 What sort of practices? What is a sense of legal
obligation?
 Does custom bind even those states that disagree
with the custom?
 What is opinio juris?
 What is a jus cogens custom?
Article 38 Statute of the ICJ
 Statute of the International Court of Justice (ICJ)
(www.icj-cij.org)
 sources of law that may be applied by the ICJ (Art.
38):
–
–
–
–
–
International conventions,
international custom,
general principles of law,
judicial decisions (but see art. 59 of ICJ’s Statute, Doc. Supp. p. 35)
teachings of international law scholars as a subsidiary means for
determining the rules of law.
The Paquete Habana,
U.S. Supreme Court 1900
 What was the custom found by the S.Ct. in The Paquete
Habana? (US court decision, but typical of the way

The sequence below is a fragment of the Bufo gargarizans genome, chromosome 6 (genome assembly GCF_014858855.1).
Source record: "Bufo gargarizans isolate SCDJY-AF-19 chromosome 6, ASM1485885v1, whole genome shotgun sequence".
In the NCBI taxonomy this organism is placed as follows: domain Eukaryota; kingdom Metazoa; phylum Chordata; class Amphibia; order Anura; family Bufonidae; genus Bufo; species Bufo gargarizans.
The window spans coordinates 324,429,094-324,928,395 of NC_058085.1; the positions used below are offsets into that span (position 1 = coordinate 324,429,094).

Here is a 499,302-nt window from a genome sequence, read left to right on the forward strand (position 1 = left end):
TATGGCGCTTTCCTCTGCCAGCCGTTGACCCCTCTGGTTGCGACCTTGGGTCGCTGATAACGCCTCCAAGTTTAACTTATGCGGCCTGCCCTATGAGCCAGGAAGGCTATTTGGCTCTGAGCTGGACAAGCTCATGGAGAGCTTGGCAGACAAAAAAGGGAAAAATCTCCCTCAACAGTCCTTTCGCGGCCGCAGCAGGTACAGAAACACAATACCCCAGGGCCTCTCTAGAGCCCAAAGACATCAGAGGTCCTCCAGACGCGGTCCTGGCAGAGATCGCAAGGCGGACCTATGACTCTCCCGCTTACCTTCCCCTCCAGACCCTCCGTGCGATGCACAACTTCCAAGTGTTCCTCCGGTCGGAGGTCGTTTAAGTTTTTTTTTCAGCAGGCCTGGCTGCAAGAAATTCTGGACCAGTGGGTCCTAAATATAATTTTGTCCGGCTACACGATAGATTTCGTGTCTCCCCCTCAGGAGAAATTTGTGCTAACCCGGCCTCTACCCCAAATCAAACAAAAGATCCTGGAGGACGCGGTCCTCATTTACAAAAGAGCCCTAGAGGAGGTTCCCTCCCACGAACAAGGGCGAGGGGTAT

national courts go about finding international custom).
 How did the court go about finding the custom?
 What persuaded the court that the custom was binding?
 Why are US courts obliged to follow international custom?
 Would the court have followed the custom if Congress had
passed a law stating that no vessels were exempt from
capture as prize of war?
 If there is an internationally binding custom, are states free
to pass contrary legislation?
 If they are, won’t that mean that states are only bound by
custom if they want to be so bound?
The Relationship of IL to
Domestic (National) Law
 Common law and civil law countries usually
incorporate IL into domestic law provided it does
not conflict with existing national law. A few states
make IL supersede national law.
 All states enter into agreements with other states
(treaties). Some nations require legislation before
the treaty will become operative as law but others
make treaties operative as soon as the required
national and international procedures are
completed.
The Relationship of IL to
Domestic Law (continued)
 Can subsequent legislation override existing
treaties? The answer in the US, and a number of